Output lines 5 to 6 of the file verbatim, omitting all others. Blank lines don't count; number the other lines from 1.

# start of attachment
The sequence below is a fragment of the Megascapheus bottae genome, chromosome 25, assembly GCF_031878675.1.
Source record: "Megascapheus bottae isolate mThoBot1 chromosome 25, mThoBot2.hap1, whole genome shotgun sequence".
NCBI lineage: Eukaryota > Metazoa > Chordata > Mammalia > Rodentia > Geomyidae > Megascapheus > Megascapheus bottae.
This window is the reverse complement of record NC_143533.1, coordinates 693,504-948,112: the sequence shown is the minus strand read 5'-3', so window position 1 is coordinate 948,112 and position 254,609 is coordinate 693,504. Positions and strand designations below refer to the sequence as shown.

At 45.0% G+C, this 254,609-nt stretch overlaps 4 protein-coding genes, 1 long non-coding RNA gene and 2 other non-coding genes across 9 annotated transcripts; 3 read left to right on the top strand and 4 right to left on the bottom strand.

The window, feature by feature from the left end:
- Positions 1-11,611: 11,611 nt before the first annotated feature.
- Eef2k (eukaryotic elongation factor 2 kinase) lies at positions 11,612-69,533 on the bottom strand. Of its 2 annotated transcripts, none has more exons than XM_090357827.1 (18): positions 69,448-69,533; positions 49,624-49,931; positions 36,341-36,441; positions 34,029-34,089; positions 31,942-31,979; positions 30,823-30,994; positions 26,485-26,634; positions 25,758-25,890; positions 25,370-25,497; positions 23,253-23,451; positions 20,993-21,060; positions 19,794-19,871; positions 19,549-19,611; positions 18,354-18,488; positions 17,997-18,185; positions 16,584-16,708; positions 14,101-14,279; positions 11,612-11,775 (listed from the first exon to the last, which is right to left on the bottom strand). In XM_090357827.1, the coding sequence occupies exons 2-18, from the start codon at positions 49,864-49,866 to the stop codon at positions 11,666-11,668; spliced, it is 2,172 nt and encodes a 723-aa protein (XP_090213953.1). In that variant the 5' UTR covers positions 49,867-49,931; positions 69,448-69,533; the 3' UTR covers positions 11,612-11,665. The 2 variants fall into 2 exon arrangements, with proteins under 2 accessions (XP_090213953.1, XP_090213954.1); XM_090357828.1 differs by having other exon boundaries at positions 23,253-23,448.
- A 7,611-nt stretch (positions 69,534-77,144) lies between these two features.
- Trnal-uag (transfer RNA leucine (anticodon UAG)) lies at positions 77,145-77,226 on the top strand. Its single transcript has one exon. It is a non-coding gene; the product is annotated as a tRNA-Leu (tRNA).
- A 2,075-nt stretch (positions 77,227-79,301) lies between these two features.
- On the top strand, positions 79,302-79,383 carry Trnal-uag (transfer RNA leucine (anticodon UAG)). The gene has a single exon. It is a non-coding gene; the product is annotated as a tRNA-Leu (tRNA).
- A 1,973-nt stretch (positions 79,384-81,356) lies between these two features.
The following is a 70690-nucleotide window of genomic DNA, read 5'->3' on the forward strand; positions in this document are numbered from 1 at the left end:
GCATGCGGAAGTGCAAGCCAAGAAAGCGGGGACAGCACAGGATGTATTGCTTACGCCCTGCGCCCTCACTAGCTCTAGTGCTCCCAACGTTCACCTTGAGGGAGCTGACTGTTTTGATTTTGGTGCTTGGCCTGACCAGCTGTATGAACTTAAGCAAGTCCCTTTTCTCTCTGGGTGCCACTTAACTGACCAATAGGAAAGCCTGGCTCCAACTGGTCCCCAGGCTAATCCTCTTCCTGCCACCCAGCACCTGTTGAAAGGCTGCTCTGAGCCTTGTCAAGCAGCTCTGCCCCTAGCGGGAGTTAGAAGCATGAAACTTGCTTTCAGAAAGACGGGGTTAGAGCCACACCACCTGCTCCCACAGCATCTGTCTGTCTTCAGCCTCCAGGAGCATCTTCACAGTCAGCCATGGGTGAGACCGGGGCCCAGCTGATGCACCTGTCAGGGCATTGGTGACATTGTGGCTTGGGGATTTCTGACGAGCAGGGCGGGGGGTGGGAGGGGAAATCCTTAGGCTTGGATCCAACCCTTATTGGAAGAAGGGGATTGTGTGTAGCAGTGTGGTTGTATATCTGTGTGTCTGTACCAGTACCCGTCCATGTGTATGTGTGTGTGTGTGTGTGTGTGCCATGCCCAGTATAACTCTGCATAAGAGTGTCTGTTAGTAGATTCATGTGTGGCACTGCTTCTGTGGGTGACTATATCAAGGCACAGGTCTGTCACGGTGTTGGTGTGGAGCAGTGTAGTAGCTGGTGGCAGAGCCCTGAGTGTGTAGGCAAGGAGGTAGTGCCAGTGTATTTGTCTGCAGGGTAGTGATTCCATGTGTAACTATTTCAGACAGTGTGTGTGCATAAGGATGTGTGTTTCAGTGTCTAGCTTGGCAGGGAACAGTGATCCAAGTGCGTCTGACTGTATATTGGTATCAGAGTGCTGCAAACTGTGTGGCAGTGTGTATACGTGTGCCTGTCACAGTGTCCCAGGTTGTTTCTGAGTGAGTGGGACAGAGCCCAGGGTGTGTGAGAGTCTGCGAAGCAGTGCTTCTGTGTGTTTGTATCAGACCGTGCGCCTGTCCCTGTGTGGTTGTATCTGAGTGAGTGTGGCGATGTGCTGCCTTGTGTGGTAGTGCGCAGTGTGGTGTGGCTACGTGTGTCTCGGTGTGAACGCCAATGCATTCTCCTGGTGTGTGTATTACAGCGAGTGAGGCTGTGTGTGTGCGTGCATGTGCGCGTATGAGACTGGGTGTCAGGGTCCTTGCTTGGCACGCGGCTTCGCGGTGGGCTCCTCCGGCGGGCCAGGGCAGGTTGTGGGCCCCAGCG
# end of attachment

At 45.0% G+C, this 254,609-nt stretch overlaps 4 protein-coding genes, 1 long non-coding RNA gene and 2 other non-coding genes across 9 annotated transcripts; 3 read left to right on the top strand and 4 right to left on the bottom strand.

The window, feature by feature from the left end: